P.O. Box 1472, Searcy, AR 72145

The Arkansas Gazette published the following article on page two on July 2, 1917:

Shooting Affray in Rural Church

SEARCY, July 1 – E.L. Benton was shot and probably fatally wounded this morning by E.T. Scruggs in the Robinson Church near Floyd 10 miles from Searcy, during church services.  Benton was wounded several times and is believed to be dying at his home in the country near the church.  Scruggs is held in the county jail here, pending the outcome of Benton’s wounds.  According to witnesses of the shooting, the two men were in the church and no quarrel had preceded the shooting. Near the end of the morning services, they say, Scruggs suddenly rose from his seat, drew a revolver and fired four times at Benton without saying anything.  Both men are farmers in the Robinson neighborhood.  It is said that there had been trouble between them for some time over Scruggs’ wife, and that Scruggs had of late been threatening to harm Benton.  In January Scruggs brought suit for $15,000 against Benton alleging that he had alienated his wife’s affections.  The suit is still on the docket.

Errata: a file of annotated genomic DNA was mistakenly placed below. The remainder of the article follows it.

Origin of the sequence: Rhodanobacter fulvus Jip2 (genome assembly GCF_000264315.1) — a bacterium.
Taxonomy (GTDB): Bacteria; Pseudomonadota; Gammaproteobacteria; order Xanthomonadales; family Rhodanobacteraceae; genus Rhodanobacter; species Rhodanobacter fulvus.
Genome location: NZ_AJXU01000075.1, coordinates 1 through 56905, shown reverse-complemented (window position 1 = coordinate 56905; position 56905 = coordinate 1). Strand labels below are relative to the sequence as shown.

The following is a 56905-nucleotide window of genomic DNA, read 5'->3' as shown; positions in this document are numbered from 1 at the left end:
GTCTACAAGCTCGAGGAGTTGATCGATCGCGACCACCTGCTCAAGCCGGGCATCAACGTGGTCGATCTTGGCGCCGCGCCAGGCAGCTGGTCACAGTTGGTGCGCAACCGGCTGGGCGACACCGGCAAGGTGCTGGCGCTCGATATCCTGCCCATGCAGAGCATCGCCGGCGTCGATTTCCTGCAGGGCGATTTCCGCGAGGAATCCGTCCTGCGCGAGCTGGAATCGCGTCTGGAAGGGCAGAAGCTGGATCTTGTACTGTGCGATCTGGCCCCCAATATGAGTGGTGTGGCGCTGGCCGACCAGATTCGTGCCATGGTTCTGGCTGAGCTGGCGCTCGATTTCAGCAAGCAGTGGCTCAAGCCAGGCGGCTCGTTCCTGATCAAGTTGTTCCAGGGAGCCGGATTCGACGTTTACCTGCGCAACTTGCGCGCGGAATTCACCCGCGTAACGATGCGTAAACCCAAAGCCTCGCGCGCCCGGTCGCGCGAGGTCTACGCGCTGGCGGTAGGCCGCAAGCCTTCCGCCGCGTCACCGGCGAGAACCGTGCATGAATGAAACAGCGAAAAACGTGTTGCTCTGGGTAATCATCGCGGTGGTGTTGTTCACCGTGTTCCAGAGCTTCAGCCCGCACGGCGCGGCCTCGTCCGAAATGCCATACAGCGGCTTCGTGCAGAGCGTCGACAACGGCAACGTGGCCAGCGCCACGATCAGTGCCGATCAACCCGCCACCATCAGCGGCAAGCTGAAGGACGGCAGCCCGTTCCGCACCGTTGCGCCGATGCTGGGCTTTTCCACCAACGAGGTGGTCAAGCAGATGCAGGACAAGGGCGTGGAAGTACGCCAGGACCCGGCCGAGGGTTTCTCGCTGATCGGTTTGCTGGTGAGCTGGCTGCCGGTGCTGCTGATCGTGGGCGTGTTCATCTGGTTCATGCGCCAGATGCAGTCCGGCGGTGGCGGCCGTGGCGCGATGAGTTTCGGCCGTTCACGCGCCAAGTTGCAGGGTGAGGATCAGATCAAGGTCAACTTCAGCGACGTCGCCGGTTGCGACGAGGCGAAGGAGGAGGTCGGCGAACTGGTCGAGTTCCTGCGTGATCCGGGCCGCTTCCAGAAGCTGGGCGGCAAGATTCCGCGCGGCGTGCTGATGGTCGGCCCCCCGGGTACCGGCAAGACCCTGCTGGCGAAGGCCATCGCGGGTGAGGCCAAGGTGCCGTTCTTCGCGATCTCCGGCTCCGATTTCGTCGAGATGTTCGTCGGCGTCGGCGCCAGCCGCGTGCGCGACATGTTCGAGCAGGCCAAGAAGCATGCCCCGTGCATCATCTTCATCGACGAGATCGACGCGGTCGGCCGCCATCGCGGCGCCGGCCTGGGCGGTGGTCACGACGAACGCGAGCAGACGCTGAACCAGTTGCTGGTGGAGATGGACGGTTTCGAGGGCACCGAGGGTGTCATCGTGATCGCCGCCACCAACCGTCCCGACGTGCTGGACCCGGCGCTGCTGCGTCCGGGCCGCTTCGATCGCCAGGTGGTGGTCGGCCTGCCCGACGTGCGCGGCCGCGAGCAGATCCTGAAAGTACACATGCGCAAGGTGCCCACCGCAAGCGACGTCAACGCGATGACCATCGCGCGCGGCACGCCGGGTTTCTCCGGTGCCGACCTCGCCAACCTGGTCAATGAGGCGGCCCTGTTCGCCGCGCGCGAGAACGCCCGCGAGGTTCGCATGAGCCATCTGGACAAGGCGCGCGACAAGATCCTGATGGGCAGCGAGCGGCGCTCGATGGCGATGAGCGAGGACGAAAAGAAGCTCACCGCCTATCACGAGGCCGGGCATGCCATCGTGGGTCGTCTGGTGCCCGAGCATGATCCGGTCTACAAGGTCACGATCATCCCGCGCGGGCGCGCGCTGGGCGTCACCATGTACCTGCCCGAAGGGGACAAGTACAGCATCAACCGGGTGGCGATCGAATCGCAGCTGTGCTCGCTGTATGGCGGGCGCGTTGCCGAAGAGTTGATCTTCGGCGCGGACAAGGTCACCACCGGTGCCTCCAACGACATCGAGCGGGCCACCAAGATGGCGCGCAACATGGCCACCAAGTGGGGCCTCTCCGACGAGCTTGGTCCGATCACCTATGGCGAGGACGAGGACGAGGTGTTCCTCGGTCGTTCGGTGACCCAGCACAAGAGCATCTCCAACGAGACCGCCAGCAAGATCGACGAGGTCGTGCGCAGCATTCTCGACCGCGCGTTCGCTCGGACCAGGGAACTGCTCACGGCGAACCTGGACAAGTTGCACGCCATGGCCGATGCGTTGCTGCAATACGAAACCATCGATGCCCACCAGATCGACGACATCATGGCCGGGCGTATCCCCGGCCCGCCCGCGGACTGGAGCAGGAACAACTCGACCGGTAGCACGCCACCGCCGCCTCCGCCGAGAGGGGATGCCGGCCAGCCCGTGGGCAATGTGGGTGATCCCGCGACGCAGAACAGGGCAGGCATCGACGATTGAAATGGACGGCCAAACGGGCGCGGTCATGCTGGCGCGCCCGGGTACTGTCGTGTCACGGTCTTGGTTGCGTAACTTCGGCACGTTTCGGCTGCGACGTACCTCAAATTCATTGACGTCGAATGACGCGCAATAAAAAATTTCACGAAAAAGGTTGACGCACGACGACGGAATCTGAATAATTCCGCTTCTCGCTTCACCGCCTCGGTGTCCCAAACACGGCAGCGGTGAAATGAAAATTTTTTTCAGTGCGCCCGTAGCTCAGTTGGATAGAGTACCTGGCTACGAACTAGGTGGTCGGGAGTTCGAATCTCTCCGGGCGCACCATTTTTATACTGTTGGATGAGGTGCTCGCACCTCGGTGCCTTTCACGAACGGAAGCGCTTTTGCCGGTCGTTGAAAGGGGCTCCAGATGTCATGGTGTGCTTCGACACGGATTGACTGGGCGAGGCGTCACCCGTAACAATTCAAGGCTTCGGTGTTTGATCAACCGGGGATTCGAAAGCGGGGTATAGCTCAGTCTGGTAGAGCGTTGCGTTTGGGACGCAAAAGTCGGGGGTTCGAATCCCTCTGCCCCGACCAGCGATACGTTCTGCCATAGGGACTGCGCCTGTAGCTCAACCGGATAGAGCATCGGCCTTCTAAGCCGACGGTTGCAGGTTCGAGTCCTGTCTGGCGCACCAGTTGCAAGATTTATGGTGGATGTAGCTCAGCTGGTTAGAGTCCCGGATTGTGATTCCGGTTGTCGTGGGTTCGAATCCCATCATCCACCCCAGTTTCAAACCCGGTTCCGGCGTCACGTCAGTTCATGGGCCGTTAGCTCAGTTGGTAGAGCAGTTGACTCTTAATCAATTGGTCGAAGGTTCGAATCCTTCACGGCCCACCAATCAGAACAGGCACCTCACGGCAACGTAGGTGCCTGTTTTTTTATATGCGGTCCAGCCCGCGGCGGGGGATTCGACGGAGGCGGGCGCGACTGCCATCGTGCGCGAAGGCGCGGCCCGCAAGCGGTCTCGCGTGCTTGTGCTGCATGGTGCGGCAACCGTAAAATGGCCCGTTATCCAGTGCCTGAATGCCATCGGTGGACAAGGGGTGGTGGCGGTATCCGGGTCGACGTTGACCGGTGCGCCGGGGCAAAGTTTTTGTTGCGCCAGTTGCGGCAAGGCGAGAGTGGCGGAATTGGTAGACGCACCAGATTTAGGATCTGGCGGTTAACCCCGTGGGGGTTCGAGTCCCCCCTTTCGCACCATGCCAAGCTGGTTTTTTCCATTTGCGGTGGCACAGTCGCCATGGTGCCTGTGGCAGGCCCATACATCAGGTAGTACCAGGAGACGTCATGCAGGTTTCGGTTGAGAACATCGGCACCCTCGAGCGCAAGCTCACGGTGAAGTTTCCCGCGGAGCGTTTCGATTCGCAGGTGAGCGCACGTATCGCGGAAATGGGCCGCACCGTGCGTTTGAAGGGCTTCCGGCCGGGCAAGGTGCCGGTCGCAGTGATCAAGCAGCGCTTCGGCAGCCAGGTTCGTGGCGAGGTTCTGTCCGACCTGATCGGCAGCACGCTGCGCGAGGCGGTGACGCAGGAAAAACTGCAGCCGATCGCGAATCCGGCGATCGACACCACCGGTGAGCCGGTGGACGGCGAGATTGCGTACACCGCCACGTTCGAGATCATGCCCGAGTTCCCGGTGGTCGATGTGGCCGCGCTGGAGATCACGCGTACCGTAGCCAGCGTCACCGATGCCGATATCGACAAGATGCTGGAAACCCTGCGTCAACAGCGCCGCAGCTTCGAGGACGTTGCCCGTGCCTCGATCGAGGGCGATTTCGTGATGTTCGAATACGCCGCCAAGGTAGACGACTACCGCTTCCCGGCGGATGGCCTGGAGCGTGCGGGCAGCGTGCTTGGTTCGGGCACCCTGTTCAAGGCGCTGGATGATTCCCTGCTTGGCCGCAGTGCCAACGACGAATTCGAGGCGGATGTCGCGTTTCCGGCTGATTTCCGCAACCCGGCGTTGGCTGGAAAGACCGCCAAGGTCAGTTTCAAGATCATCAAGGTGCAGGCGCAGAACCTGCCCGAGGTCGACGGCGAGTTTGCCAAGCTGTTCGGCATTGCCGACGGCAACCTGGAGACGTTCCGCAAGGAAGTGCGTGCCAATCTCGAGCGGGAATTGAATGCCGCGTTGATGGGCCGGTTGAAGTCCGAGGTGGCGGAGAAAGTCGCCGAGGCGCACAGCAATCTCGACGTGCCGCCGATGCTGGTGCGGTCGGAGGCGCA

The Pleasant Grove Church is shown being constructed in 1908.  It was burned after El Benton's murder leaving the community without a church for 18 years
--Photos courtesy of Coy Benton


he tombstone at Pleasant Grove Cemetery records that E.L. Benton was 42 years old when he died on July 1, 1917.   His murder was a sensational drama that divided the little community and deprived it of a church for nearly two decades.  Because of anger, fear, shame or other feelings, the murder of El Benton slowly became an ignored topic by all but the oldest residents of the Pleasant Grove community.   It can be reviewed today, nearly 90 years later, without concern for the children of the victim, as the last one, Vera Benton Hazelitt of Searcy, died May 24, 2003.  The article from the Arkansas Gazette was found in the microfilm files at Harding University.   Researchers may peruse the old copies further for subsequent details of the killing, the trial and the ultimate release of the murderer.